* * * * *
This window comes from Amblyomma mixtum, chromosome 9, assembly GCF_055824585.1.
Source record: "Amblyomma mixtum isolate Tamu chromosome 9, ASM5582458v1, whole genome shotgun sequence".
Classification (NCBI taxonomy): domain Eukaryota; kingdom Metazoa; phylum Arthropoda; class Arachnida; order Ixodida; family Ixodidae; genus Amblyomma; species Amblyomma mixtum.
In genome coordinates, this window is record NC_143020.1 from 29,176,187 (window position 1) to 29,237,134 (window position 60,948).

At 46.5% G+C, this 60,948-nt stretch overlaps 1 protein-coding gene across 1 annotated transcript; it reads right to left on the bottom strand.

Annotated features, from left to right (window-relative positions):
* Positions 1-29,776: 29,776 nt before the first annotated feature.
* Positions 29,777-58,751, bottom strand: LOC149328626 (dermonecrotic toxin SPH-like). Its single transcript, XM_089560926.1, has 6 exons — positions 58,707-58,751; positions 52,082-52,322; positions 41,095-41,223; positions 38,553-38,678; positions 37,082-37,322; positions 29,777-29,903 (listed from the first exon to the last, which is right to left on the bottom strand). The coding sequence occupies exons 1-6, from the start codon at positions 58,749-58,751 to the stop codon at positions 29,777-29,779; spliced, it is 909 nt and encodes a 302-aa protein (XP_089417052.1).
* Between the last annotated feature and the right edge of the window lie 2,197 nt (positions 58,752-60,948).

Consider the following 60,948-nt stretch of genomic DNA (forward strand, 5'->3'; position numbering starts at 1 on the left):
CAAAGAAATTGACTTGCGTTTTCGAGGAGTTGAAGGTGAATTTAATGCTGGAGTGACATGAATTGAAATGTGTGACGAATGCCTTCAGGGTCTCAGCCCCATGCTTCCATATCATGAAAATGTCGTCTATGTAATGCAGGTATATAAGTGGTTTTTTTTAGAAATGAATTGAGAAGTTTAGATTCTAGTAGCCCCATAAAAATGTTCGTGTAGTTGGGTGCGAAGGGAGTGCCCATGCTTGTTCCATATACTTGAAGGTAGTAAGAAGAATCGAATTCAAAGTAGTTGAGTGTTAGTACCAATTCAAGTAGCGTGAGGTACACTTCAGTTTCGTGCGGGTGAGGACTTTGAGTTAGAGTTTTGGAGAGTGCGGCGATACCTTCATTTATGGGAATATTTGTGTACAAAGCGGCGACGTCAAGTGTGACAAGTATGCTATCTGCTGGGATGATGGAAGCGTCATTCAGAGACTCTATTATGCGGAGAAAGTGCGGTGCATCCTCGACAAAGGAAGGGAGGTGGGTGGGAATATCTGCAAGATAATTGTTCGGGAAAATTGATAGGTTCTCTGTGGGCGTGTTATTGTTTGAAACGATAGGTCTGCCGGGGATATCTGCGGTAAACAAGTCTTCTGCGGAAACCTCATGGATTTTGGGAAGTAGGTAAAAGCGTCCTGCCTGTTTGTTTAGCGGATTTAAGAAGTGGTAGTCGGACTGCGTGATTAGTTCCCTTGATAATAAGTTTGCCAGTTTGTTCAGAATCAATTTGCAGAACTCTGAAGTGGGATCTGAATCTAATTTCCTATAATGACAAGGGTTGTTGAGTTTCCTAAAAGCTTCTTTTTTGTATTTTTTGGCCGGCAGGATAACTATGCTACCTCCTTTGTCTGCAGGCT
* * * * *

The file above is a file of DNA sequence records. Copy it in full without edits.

This window comes from Amblyomma mixtum, chromosome 9, assembly GCF_055824585.1.
Source record: "Amblyomma mixtum isolate Tamu chromosome 9, ASM5582458v1, whole genome shotgun sequence".
Classification (NCBI taxonomy): domain Eukaryota; kingdom Metazoa; phylum Arthropoda; class Arachnida; order Ixodida; family Ixodidae; genus Amblyomma; species Amblyomma mixtum.
In genome coordinates, this window is record NC_143020.1 from 29,176,187 (window position 1) to 29,237,134 (window position 60,948).

At 46.5% G+C, this 60,948-nt stretch overlaps 1 protein-coding gene across 1 annotated transcript; it reads right to left on the bottom strand.

Annotated features, from left to right (window-relative positions):
* Positions 1-29,776: 29,776 nt before the first annotated feature.
* Positions 29,777-58,751, bottom strand: LOC149328626 (dermonecrotic toxin SPH-like). Its single transcript, XM_089560926.1, has 6 exons — positions 58,707-58,751; positions 52,082-52,322; positions 41,095-41,223; positions 38,553-38,678; positions 37,082-37,322; positions 29,777-29,903 (listed from the first exon to the last, which is right to left on the bottom strand). The coding sequence occupies exons 1-6, from the start codon at positions 58,749-58,751 to the stop codon at positions 29,777-29,779; spliced, it is 909 nt and encodes a 302-aa protein (XP_089417052.1).
* Between the last annotated feature and the right edge of the window lie 2,197 nt (positions 58,752-60,948).

Consider the following 60,948-nt stretch of genomic DNA (forward strand, 5'->3'; position numbering starts at 1 on the left):
CAAAGAAATTGACTTGCGTTTTCGAGGAGTTGAAGGTGAATTTAATGCTGGAGTGACATGAATTGAAATGTGTGACGAATGCCTTCAGGGTCTCAGCCCCATGCTTCCATATCATGAAAATGTCGTCTATGTAATGCAGGTATATAAGTGGTTTTTTTTAGAAATGAATTGAGAAGTTTAGATTCTAGTAGCCCCATAAAAATGTTCGTGTAGTTGGGTGCGAAGGGAGTGCCCATGCTTGTTCCATATACTTGAAGGTAGTAAGAAGAATCGAATTCAAAGTAGTTGAGTGTTAGTACCAATTCAAGTAGCGTGAGGTACACTTCAGTTTCGTGCGGGTGAGGACTTTGAGTTAGAGTTTTGGAGAGTGCGGCGATACCTTCATTTATGGGAATATTTGTGTACAAAGCGGCGACGTCAAGTGTGACAAGTATGCTATCTGCTGGGATGATGGAAGCGTCATTCAGAGACTCTATTATGCGGAGAAAGTGCGGTGCATCCTCGACAAAGGAAGGGAGGTGGGTGGGAATATCTGCAAGATAATTGTTCGGGAAAATTGATAGGTTCTCTGTGGGCGTGTTATTGTTTGAAACGATAGGTCTGCCGGGGATATCTGCGGTAAACAAGTCTTCTGCGGAAACCTCATGGATTTTGGGAAGTAGGTAAAAGCGTCCTGCCTGTTTGTTTAGCGGATTTAAGAAGTGGTAGTCGGACTGCGTGATTAGTTCCCTTGATAATAAGTTTGCCAGTTTGTTCAGAATCAATTTGCAGAACTCTGAAGTGGGATCTGAATCTAATTTCCTATAATGACAAGGGTTGTTGAGTTTCCTAAAAGCTTCTTTTTTGTATTTTTTGGCCGGCAGGATAACTATGCTACCTCCTTTGTCTGCAGGCT